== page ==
Enzymatic systems involved in decomposition reflects the ecology and taxonomy of saprotrophic fungi
Laboratory of Environmental Microbiology, Institute of Microbiology of the ASCR, 14220 Praha 4, Czech Republic.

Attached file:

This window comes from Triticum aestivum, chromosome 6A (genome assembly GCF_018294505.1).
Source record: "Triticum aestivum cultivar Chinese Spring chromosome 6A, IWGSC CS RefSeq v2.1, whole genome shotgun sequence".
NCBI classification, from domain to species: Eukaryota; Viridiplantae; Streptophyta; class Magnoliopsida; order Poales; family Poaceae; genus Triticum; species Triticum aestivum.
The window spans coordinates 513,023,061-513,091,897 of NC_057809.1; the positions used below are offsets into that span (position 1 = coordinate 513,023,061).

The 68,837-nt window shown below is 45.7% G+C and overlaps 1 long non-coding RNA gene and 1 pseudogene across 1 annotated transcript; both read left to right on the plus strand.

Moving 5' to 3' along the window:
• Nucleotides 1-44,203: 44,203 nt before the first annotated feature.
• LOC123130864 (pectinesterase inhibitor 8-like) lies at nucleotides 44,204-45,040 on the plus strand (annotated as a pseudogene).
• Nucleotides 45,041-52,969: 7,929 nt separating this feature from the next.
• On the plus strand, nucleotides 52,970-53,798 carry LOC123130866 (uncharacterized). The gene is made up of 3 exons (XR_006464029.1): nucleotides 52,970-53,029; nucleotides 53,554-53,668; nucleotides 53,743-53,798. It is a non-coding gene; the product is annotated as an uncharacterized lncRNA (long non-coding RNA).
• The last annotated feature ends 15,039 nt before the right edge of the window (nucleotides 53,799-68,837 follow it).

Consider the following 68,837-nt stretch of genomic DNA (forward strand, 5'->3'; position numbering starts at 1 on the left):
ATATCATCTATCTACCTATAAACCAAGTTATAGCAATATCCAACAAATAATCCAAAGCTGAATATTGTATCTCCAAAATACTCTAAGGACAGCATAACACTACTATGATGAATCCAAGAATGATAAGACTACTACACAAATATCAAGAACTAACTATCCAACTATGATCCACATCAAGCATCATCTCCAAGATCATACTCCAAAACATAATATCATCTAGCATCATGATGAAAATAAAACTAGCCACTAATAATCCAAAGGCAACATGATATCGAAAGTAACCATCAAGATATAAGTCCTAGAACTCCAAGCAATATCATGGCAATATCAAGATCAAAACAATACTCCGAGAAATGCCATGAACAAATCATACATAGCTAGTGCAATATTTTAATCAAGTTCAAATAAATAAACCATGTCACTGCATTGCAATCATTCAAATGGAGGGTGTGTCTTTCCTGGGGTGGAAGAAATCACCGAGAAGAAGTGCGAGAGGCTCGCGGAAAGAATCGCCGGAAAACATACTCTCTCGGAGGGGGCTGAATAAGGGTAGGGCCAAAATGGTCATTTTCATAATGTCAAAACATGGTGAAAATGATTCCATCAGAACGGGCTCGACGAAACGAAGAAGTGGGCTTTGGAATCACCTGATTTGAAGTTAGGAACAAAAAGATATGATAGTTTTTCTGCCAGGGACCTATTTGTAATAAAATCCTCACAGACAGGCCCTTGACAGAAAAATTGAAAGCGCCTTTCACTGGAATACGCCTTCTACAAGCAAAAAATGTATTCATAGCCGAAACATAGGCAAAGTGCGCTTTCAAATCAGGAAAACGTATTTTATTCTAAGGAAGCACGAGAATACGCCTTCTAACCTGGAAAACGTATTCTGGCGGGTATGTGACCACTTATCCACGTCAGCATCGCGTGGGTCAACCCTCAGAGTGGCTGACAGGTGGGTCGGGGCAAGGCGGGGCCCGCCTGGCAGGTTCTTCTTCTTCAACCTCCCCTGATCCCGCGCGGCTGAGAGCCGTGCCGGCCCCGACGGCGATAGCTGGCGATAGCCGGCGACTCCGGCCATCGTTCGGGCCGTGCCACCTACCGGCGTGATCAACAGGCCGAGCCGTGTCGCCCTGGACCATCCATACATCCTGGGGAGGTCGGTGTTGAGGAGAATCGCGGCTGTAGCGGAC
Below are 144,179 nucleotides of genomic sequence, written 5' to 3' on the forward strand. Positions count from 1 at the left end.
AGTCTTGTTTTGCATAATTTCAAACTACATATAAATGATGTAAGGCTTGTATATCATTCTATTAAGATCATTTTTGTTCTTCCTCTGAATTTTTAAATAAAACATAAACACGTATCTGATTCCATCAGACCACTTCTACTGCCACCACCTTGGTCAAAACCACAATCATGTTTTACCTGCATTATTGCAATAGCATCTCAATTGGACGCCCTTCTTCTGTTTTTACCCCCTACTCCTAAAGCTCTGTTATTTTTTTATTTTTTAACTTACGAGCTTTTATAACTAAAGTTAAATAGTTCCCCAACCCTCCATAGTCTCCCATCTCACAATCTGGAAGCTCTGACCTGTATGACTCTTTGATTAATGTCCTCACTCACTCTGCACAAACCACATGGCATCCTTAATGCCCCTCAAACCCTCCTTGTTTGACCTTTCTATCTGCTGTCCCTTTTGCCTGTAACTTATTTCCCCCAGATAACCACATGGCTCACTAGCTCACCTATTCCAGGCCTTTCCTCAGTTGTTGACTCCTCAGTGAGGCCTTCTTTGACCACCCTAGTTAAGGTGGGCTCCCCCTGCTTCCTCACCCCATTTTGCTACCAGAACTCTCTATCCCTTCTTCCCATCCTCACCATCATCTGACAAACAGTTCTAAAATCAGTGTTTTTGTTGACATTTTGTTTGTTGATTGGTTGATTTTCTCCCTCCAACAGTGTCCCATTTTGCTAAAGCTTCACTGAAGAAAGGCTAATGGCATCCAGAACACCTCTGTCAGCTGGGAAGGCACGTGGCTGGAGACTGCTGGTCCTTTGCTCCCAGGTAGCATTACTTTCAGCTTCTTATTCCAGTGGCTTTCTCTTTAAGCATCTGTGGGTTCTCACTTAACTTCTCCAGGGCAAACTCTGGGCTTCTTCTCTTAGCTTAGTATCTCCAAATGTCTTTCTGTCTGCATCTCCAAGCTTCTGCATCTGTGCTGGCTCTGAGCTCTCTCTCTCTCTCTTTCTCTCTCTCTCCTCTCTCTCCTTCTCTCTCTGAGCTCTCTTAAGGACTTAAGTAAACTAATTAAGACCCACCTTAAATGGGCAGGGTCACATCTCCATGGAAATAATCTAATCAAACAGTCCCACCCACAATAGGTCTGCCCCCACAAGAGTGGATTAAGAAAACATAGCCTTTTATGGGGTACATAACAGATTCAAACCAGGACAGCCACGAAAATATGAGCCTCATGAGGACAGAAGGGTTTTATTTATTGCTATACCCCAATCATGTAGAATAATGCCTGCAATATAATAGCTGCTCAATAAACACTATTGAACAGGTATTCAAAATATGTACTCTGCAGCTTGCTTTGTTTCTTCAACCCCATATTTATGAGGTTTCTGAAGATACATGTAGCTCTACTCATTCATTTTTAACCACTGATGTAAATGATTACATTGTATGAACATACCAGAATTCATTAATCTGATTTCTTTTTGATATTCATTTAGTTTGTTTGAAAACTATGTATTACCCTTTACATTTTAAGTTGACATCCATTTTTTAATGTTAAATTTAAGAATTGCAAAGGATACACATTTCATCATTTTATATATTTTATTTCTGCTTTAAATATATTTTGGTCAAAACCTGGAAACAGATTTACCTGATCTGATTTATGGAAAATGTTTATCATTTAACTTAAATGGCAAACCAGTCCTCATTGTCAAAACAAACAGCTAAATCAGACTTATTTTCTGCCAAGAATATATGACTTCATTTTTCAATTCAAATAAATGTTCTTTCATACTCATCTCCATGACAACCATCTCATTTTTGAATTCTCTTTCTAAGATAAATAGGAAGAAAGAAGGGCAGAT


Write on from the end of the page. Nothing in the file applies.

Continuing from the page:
One hundred and eleven strains of Basidiomycota, 39 strains of Ascomycota and 2 strains of Mucoromycotina belonging to wood decomposers that cause white-rot (WR) or brown-rot (BR), other wood associated saprotrophs (WA), litter decomposing cord-forming Basidiomycota (LDF), and saprotrophic microfungi (SA), were screened for the production of hydrolytic enzymes and laccase. The presence of enzyme-encoding genes was also analysed in the published genomes of saprotrophic fungi. Several genes, including those for acidic phosphatase, β-glucosidase and N-acetylglucosaminidase, were common in the genomes with enzyme activity widely displayed by fungi, while other enzymes, such as certain hemicellulases or laccase, were produced less frequently. Enzyme production by saprotrophic fungi was shaped by the combination of their ecophysiology and taxonomy. Basidiomycota exhibited higher activities of all enzymes, except alkaline phosphatase, α-glucosidase, N-acetylglucosaminidase, α-mannosidase and α-fucosidase, than Ascomycota. The SA and BR fungi showed distinct enzyme production patterns, while the enzyme production by WR, LDF and WA was similar. Differences among species were typically reflected in the level of enzyme activity rather than in the absence of enzymes. Enzyme screening results showed that in several cases, fungi exhibited enzyme activity without the presence of the corresponding gene and vice versa. This indicates that the use of genome-derived information for the prediction of potential enzyme production has substantial limitations and cannot replace functional screening of fungal cultures.